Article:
The real reason your roles are not clear

Provide clarity to employees

We can almost include as a template ‘clarify roles’ as the next step at the end of any planning day.  Seems to be the perpetual org development activity, along with ‘sort out cross-functional relationships’.

Here’s what’s not addressed: the reason roles aren’t clear is because we like it that way!

How do I know this?  Because you would take a stone out of your shoe if it was hurting.  Because when your friend recommends a certain dish from the menu, you give it a try.  Because, in the end, the world around you is the world you have created, which means you must like it that way.  Otherwise you would change it.

Getting roles clear is no harder than saying either “here’s what I want you to deliver”, or “here’s what I intend to deliver”.  This is the starting point, then discuss.  If you can’t reach agreement, boss makes the call.  Then list them up, and you’ve got yourself a role.  Make sure jobs higher in the hierarchy have longer timespans for what they are delivering so you don’t get compression in the levels, and you’ve got the general idea.

So why isn’t clarifying roles as common as ‘here’s your email address’?  Here are some of the usual reasons:

  • It will stifle creativity” – nope, creativity is stifled by a) unclear outcomes and boundaries b) specifying ‘how’ it needs to be done c) not having a good enough relationship so people can come back with ‘here’s a better outcome we should be doing’ d) people having work that is either under or overwhelming (too short or long in timespan)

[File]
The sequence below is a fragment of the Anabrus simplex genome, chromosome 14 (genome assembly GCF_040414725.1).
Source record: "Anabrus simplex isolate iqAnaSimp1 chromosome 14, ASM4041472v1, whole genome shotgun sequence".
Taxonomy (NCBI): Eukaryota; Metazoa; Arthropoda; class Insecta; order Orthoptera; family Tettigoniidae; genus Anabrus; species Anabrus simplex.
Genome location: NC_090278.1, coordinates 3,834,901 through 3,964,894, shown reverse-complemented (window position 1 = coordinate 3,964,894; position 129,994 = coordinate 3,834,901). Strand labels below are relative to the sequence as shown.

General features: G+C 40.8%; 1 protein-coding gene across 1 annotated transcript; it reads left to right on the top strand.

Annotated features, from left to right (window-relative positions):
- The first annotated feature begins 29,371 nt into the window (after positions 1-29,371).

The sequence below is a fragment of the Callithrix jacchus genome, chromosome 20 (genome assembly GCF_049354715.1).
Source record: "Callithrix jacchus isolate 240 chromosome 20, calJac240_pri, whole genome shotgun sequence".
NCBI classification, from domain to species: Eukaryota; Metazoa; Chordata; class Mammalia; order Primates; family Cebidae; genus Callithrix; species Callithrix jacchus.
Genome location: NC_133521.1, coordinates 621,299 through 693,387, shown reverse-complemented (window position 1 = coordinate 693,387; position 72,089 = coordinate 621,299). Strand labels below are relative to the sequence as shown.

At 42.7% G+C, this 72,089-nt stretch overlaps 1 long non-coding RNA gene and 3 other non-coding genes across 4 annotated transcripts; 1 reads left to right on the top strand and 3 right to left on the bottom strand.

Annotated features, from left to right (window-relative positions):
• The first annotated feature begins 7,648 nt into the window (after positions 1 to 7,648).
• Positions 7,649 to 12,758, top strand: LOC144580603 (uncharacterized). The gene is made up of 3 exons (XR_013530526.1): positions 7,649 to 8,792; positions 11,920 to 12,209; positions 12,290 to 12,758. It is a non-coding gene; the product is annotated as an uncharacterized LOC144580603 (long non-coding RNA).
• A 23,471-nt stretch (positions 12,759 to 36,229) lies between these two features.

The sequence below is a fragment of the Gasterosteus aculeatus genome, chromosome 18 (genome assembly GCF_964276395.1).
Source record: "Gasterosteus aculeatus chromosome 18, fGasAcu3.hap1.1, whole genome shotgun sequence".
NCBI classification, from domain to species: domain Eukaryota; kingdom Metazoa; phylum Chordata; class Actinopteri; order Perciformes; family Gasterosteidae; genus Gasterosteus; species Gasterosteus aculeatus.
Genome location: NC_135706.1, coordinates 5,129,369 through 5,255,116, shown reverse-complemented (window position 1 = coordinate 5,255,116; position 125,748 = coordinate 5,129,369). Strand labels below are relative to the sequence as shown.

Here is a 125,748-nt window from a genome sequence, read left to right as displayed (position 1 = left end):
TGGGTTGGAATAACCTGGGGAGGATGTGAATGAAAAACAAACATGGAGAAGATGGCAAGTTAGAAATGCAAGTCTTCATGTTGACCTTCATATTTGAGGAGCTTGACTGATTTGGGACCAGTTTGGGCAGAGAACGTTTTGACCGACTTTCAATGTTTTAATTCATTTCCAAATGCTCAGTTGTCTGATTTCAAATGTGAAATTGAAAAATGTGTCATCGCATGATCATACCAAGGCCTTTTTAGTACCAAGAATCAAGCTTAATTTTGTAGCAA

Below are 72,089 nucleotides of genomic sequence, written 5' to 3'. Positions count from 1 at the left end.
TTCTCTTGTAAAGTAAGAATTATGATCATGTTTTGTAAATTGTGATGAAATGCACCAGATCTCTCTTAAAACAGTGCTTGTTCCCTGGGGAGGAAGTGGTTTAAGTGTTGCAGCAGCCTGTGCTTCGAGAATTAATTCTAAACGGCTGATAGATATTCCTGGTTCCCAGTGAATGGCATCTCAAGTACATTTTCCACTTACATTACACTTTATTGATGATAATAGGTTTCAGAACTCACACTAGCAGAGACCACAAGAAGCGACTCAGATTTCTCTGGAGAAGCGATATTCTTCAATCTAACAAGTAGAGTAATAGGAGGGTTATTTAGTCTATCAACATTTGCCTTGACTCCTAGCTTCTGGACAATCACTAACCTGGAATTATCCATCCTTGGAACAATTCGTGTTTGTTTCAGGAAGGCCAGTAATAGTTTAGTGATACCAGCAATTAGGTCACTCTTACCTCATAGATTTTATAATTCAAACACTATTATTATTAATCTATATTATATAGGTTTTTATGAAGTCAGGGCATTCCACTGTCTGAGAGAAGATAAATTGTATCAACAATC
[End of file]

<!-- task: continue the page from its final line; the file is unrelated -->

• I pay them enough so they should work it out” – nope, you pay them enough so, once you’ve partnered with them to create clear outcomes that will benefit those who you serve, you can trust them to deliver it
  • We need clarity from above” – face it, that’s never going to happen, so waiting for that before you get started is like refusing to go work until you’re given a jetpack
  • That’s micromanaging” – nope, that’s called managerial leadership, which is what you do when you partner with people, on behalf of the organisation, to create clear outcomes they will deliver that will mean something.  See stifling creativity

I’m not saying it’s easy to create clear roles.  It’s not, just like sitting down with an architect to design your renovations is often a head-wrecking exercise as you have to decide what you really want.

And that’s why we avoid it – because it’s a decision.  A choice.  And you might get it wrong.  And you might fail to deliver.  Or your people might which means you’re going to have to raise that.

And that’s the real reason it doesn’t happen.

Because making choices is hard, it requires choosing to be accountable, and it leaves us exposed.

Which is why the real choice is actually quite a deep one – are you the sort of person who takes accountability?

Answer this question first, then we can talk about clarifying roles.

 

Adam is a partner of The Working Journey a niche consultancy that designs organisations into creative accountable enterprises that deliver...using ideas such as you just read. Want to chat? Send him an email by clicking here.

 
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